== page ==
All become busy, not only is personal relationship and (personal) communication becoming a problem, but even carrying out our commitments.  As I have observed, this new generation wants to do many things at the same time and cannot complete one thing in right time, if not perfectly then at least to their own satisfaction.  I am not talking about any projects in their office and work place, but several personal things related to their life.  Skilled and manual laborers are more blessed than those who work in high profile jobs in offices.  These people even bring their work home with them and become very busy.  They choose to live with such busyness so no one can help or save them. However, their busyness often creates problems for others and deprives their personal freedom and choice.  For example, one cannot go to any music/dance performance, or religious/spiritual gatherings without any guarantee that they will not be disturbed by others.  Even amidst puja and (religious) rituals, phone calls received by a few always disturb everyone.  Even after repeated requests, some feel it is less to their dignity and business to keep their mobiles switched off.  By disturbing others they do not demonstrate how busy they are or how important they are, but what a nuisance they have become to every one. So the net outcome of busyness is not any valuable contribution. The outcome is becoming a nuisance to many.

Dayanand Bharati, Gurukulam. June 21, 2010

Boycott

Sri Suki Sivam’s main message (Sun T.V. Dec. 2009) was ‘boycott Chinese goods in order to compete with them in the global economy’. However, I doubt that such an appeal, with a spirit of nationalism and commitment to our country, is possible in a country likeIndiawhere there is ‘moha’ (lust) after ‘foreign’ goods of every kind.

Once, when I was returning toIndiafromNepalI noticed some Indian youngsters who were bribing the customs official, so that they could bring in the ‘foreign’ jeans that they purchased inNepal. As they were triumphantly beaming at having managed to buy and bring ‘foreign’ jeans with them, I told them, “Why are you taking so much trouble to smuggle these ‘foreign’ jeans fromNepal? Just go to the Old Delhi Tibetian market, and you will be able to buy in wholesale jeans from any country for much less.” They were shocked to hear this. I also told them that these jeans are made and sold wholesale. They have labels such as ‘Made inGermany’, and ‘Made inFrance.’ They would sew these on to the jeans and export it wholesale toNepal. Similarly, synthetic saris are imported from Gujarat by shops inNepaland sold as ‘foreign’ saris to Indian tourists. For as long as we Indians continue to have ‘moha’ for ‘foreign’ goods, countries like China and Taiwan are going to dump their products on us, and we will continue to be cheated.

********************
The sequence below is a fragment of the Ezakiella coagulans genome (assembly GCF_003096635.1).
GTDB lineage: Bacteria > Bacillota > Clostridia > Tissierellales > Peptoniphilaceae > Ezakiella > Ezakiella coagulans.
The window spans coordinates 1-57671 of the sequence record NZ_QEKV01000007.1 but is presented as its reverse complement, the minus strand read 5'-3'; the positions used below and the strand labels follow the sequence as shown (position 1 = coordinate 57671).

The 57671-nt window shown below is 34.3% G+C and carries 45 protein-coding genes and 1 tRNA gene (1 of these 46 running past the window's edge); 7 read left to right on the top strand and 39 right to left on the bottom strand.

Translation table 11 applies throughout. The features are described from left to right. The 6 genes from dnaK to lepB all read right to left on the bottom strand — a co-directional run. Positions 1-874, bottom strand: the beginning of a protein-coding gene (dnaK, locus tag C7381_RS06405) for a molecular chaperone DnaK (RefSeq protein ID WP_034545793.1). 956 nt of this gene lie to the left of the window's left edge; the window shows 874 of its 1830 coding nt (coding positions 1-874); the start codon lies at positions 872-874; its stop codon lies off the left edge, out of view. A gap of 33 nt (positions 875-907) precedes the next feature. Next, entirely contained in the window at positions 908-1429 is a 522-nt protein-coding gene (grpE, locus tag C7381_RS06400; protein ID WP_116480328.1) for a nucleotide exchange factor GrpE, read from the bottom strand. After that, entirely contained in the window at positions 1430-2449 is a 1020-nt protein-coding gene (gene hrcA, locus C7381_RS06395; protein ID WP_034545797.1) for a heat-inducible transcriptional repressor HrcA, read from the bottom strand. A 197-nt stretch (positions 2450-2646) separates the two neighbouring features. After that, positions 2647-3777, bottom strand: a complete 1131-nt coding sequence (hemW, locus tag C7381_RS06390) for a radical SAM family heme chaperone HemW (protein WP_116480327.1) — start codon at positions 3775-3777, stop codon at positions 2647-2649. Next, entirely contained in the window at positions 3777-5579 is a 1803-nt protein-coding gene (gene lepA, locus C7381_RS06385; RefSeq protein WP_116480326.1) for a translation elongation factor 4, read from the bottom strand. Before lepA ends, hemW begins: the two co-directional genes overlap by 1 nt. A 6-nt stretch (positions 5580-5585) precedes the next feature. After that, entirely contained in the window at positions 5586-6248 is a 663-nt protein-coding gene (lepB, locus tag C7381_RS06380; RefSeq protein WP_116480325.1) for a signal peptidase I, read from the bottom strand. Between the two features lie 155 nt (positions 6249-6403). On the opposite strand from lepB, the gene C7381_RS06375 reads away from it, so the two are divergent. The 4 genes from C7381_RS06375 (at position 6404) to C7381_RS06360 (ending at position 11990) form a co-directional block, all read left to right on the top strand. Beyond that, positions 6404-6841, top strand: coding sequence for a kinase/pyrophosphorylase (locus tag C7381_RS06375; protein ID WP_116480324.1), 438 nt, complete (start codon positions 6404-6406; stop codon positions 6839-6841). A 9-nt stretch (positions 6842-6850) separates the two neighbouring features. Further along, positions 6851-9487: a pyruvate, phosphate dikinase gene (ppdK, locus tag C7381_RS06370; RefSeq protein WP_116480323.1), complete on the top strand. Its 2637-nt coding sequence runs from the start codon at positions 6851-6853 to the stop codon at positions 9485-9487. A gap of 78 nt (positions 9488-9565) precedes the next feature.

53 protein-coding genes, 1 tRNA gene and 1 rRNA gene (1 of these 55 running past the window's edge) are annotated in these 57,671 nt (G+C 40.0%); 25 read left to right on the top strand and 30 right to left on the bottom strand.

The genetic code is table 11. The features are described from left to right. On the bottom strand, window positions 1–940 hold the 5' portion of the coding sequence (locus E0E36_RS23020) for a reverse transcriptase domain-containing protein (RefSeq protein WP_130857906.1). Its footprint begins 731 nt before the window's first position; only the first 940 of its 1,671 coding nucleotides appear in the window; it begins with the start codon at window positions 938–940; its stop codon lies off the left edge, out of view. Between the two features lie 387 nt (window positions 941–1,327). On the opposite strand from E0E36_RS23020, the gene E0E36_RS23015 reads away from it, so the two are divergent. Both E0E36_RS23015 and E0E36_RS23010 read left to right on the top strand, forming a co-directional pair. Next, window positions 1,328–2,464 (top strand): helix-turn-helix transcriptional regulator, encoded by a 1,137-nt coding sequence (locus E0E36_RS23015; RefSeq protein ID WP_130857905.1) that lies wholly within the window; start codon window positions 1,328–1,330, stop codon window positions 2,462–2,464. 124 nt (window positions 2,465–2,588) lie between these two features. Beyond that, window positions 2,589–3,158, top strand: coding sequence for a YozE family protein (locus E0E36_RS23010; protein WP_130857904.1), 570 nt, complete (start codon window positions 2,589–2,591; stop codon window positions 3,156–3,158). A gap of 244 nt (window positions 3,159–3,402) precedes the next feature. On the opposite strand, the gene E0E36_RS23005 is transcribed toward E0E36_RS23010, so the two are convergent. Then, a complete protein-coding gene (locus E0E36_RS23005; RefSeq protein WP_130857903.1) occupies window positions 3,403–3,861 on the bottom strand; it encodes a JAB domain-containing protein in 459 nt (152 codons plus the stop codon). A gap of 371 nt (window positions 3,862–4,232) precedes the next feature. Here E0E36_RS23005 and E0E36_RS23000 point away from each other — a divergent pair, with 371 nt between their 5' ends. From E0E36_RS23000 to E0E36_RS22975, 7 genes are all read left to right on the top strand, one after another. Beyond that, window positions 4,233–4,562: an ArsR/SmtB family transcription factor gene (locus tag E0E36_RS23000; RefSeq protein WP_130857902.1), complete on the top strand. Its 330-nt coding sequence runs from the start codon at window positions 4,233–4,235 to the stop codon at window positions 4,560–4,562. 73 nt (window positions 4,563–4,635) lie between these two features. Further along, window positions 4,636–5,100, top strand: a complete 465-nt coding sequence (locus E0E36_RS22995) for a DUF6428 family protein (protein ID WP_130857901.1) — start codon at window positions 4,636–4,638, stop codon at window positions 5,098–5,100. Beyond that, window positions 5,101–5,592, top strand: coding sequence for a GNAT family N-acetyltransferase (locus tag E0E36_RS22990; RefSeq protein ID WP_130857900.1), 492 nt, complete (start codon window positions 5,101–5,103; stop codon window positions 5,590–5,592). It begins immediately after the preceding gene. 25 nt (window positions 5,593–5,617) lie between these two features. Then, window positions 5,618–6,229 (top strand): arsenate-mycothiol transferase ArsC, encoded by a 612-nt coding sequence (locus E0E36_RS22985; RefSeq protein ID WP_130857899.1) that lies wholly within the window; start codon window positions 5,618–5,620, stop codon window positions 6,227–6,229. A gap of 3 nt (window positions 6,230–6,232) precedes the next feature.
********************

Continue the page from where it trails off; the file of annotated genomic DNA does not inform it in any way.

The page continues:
Now, is it possible to appeal to the common sense and moral commitment based on such artificial ideology? Instead of appealing to people based on such ideology, why not ask our Government directly to stop importing them? Many such products made inChinaandTaiwanare not smuggled; it is easy to dump these in the Indian market because of the new trade agreements.

Real growth in economy is possible only when we challenge our local manufactures to compete with such products, but we Indians have failed in this miserably and I do not have to elaborate on this point. There have been all kinds of malpractices, which led to a compromise in quality a number of times, and this has impacted our export potential. We Indians are used to such products and so we expect others as well to accept them. This reminds me of something I read in Salman Rushdie’s novel, Satanic Verses. When a character in the story tries unlocking a door after losing its key, another character uses a safety-pin to unlock it and comments, “Made inIndia.”

Finally, when I get good and useful products that meet my needs at affordable costs, I will buy them. For example I have a ‘rechargeable electronic mosquito swatter’. It is a Chinese product. This product was a blessing as it helped me deal with the mosquito problem.

There are many genuine ways to compete with other economies but boycotting is not the correct and effective one.

Dayanand Bharati, Gurukulam, December 7, 2009

Absolute Truth

If TRUTH is first SUBJECTIVE, can any absolute TRUTH exist in the world? When one has experienced a truth in a personal (subjective) way, then it becomes absolute truth for her/him.  Does s/he have any right to claim that that subjective truth is universal and objective?  Because in every sectarian claim—whether in religious faith, political system or any kind of ideology—a particular view or interpretation is imposed on this so called absolute truth based on one’s background, interest or even prejudice.  Forgetting this fact, if one tries to imagine that her/his particular approach to that Truth should be universal, then the very Truth itself becomes ‘subjective’ stripped of its claim to be objective and therefore is universal.  Take for example Bush’s claim that both Iraqand N. Koreaare ‘evil’. They are ‘evil’, not because they have become a threat to the entire world, but because they have become a threat to the selfish interests of American policy.

Mathigiri, February 3, 2003.